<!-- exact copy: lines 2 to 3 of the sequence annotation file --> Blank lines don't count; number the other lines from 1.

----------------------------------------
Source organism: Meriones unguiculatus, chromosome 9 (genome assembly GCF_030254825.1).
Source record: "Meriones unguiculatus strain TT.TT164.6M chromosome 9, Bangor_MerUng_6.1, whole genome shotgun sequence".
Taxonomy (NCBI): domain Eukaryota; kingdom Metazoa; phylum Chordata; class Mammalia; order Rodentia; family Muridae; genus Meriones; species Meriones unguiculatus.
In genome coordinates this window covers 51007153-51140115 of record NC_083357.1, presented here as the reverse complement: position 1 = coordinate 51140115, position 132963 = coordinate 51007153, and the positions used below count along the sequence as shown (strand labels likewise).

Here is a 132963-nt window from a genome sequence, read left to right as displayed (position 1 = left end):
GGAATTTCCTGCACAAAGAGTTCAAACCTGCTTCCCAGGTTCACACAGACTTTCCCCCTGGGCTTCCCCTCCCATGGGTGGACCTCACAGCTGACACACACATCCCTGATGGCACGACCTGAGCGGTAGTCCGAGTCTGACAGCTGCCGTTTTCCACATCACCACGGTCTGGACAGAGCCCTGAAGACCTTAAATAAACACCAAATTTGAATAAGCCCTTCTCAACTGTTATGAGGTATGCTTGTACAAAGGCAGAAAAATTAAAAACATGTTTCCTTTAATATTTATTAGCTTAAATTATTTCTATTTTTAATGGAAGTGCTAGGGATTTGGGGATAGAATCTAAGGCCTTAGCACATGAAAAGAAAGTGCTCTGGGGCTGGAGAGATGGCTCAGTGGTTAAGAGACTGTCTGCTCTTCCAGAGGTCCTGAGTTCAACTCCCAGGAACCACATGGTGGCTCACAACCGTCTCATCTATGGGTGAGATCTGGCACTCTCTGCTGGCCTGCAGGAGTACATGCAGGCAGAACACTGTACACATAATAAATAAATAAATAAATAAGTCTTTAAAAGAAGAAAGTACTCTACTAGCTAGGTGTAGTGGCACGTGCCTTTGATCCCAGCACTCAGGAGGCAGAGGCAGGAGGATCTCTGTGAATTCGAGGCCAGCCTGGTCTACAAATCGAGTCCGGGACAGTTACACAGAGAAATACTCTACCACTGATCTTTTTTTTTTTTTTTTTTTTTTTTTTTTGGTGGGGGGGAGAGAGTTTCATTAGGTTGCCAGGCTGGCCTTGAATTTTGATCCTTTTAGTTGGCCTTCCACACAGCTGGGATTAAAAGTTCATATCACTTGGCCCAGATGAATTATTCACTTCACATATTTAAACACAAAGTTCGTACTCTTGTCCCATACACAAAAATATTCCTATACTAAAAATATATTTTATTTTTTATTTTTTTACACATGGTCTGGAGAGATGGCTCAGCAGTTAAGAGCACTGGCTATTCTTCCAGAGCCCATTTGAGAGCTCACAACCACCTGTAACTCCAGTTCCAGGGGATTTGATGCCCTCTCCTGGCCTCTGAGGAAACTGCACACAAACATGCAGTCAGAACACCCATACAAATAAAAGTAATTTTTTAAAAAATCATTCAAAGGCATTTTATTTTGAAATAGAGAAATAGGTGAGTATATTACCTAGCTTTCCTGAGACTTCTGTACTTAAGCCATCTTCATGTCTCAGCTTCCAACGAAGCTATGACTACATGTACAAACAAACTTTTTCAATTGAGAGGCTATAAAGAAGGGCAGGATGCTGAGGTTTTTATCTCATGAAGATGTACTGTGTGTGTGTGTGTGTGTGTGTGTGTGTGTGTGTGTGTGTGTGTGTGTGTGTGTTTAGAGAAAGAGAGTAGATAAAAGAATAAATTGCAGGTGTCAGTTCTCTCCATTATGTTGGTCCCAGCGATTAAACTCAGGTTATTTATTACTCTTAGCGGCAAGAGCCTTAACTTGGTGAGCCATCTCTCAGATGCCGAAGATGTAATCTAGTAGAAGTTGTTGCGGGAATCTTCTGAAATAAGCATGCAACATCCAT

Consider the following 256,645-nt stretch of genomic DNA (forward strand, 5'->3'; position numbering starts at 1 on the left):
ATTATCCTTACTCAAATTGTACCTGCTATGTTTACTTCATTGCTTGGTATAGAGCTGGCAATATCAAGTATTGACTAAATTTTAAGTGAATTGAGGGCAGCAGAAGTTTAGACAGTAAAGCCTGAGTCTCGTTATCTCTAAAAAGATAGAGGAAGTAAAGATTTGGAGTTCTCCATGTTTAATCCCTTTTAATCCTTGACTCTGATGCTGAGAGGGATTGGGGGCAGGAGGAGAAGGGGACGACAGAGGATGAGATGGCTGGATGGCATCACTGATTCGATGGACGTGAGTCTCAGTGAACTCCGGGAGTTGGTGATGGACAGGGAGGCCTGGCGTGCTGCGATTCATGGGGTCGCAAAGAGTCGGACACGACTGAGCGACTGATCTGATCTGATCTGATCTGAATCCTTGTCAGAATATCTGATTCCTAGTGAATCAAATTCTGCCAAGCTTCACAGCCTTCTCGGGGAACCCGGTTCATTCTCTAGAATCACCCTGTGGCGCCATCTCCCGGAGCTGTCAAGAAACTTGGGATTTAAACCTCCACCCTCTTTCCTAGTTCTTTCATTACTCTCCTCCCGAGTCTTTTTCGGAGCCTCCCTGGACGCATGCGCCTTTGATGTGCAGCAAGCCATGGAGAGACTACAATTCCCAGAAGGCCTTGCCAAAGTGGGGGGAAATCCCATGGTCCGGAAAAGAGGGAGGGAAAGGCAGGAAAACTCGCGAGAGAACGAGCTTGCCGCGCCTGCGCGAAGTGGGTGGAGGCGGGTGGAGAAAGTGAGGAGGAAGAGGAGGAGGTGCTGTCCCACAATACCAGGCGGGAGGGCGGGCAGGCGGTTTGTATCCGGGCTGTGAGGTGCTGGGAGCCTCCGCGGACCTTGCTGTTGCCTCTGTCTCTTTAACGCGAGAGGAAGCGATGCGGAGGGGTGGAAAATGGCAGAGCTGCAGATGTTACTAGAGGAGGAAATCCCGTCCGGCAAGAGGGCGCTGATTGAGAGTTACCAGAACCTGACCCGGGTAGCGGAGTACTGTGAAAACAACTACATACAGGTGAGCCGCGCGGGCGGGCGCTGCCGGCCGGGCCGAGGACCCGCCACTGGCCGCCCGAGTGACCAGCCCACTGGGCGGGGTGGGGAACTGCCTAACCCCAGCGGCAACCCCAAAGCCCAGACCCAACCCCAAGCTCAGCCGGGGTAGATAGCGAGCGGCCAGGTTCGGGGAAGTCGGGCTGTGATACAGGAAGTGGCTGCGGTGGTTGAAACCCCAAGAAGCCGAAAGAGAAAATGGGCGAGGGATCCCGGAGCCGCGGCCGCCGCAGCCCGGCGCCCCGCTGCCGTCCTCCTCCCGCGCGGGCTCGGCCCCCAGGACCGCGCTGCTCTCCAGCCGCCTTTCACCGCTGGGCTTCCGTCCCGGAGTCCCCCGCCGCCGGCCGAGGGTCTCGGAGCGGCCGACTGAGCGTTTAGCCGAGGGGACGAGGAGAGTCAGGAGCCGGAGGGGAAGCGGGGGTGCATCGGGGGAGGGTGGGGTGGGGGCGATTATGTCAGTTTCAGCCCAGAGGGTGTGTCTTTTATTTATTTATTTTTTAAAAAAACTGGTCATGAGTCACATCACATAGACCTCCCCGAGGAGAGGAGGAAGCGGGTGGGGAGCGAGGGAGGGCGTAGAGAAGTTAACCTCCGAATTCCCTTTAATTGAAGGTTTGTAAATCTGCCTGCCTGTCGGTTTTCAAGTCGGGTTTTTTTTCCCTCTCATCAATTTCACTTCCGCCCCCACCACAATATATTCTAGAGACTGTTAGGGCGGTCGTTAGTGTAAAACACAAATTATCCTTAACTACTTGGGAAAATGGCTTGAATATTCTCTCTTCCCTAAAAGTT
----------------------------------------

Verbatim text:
Source record: "Meriones unguiculatus strain TT.TT164.6M chromosome 9, Bangor_MerUng_6.1, whole genome shotgun sequence".
Taxonomy (NCBI): domain Eukaryota; kingdom Metazoa; phylum Chordata; class Mammalia; order Rodentia; family Muridae; genus Meriones; species Meriones unguiculatus.